The NFC North is a wide open division this year, with the Lions, Vikings and Packers all in the thick of the division race, but the Chicago Bears find themselves out of the picture. Years of bad drafting and poor personnel decisions have caught up with the Bears, who find themselves near the basement of the NFL, with no end to their misery in sight. They're still stuck on a bad contract with Jay Cutler, their defense doesn't strike fear into anybody and Alshon Jeffery remains their only offensive weapon and he's now suspended for PED use.
The Bears had a formidable team 10 years ago, as they rode a dominant defense all the way to Super Bowl XLI, despite Rex Grossman entrenched as their starting quarterback. Unfortunately, they could not overcome Peyton Manning's Colts in the big game. The Bears also made a surprising run to the NFC Championship in the 2010 season, but since that loss to Green Bay, this team has been on a downward spiral.
Looking back at their recent draft picks, the Bears had a chance to build themselves a dynasty and truly could have built a defense close to the level of their legendary '85 team. As always, this list is done with hindsight, the only way any average fan can effectively make draft selections.
Still, we'll be exploring the Bears' past 15 first round draft picks and scope out where they could have done better. Some of these misses will truly hurt Bears fans.
Some minor notes/rules for this list:
- Leonard Floyd is exempt from this list, having not even completed his rookie season yet.
- The years 2006, 2009 and 2010 will not be included, as the Bears traded those first round picks away. We'll be going through every first round pick from 1999 to 2015.
Here we go, time to build a fantasy version of the Monsters of the Midway:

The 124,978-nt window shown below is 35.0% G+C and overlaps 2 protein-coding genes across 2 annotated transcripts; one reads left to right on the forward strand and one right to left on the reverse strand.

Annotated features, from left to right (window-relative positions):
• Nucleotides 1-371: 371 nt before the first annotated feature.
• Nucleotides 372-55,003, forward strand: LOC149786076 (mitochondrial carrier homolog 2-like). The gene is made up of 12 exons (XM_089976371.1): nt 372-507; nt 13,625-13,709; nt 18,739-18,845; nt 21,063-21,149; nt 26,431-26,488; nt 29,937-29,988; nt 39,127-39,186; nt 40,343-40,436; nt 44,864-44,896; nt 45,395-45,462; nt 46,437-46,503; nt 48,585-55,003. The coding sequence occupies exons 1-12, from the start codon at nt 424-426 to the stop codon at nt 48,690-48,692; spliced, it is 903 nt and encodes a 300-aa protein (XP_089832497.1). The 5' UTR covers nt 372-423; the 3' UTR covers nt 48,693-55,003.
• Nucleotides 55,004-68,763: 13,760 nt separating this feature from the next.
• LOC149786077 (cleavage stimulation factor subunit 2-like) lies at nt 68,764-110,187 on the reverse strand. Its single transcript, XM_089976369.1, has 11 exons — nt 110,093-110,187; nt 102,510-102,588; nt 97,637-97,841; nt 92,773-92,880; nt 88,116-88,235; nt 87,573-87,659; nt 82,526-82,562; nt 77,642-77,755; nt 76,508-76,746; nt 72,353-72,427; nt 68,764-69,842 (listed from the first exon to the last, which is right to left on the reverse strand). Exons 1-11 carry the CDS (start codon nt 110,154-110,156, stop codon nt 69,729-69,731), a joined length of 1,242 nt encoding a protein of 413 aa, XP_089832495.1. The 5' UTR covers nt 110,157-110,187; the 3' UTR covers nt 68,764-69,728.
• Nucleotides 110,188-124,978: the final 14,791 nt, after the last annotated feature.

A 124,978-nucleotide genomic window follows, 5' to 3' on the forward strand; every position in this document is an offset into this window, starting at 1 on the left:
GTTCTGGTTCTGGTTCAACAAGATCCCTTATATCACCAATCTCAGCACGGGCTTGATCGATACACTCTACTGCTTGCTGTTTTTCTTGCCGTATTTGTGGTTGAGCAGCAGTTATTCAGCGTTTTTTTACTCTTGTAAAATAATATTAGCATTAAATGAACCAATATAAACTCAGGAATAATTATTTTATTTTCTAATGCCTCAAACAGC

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15 1999 - Joey Porter
Original Pick: Cade McNown
We begin by taking out an awful quarterback pick by the Bears. The 1999 draft was a notoriously bad one for QBs, with the exception of Donovan McNabb. McNown lastedj just two seasons with Chicago, with doubts about his arm strength proving to be legitmate concerns. He started just 15 games in his career, throwing for 16 touchdowns and 19 interceptions.
Joey Porter went to the Steelers as a third round pick and with him, the Steelers began building the foundation of their defense that would eventually lead them to Super Bowl XL. Porter recorded 98 sacks and 26 forced fumbles in his career and was a leader everywhere he went. He's still a leader to this day, now being a linebackers coach with the Steelers.
14 2000 - Brian Urlacher
Original Pick: Brian Urlacher
Well, here's one pick the Bears got right. Brian Urlacher was the Bears' leader throughout the 2000s and it was his leadership by example that helped the Bears have their dominant 2006 season that almost resulted in a Super Bowl victory. Urlacher was a tackling machine in his career, setting the Bears' franchise record with 1,353 tackles. He was so popular that his jersey sales rivaled that of Michael Vick and Brett Favre in the early 2000s. Urlacher let his play on the field do the talking and made the Pro Bowl eight times, winning Defensive Player of the Year in 2005.
We've started off this list with a bang, drafting a formidable one-two punch at linebacker with Urlacher and Porter.
13 2001 - Reggie Wayne
Original Pick: David Terrell
The Bears needed a wide receiver in 2001, but like several other teams in the first round, picked the wrong one. While Koren Robinson, David Terrell, Rod Gardner, Freddie Mitchell and Santana Moss went before him, the crown jewel of wide receivers in 2001 was Reggie Wayne. Wayne slipped all the way to 30th overall to an Indianapolis Colts team that already had Marvin Harrison as a no.1 wideout.
Now granted, given the Bears' QB situation at this time, it's unlikely that Wayne would have found the same success in Chicago as he did in Indy, but once we draft the Bears' eventual franchise quarterback on this list, you'll see why we have Wayne here. Wayne retired in the 2015 offseason, finishing his career with 1,070 catches, 14,345 receiving yards and 82 touchdowns.
12 2002 - Andre Gurode
Original Pick: Marc Colombo
Hey, you need to take linemen too in the first round. The Bears were looking for a solution at tackle in 2002 and took Marc Colombo out of Boston College 29th overall. Colombo's time in Chicago got off to a rough start, suffering a dislocated patella and femoral nerve damge, ending his rookie season prematurely. The injury also caused him to miss the 2003 season. He wasn't activated from the PUP list until November 2004 and was waived by the team early in the 2005 season.
Eventually Colombo built a decent career for himself in Dallas, but couldn't do so in Chicago.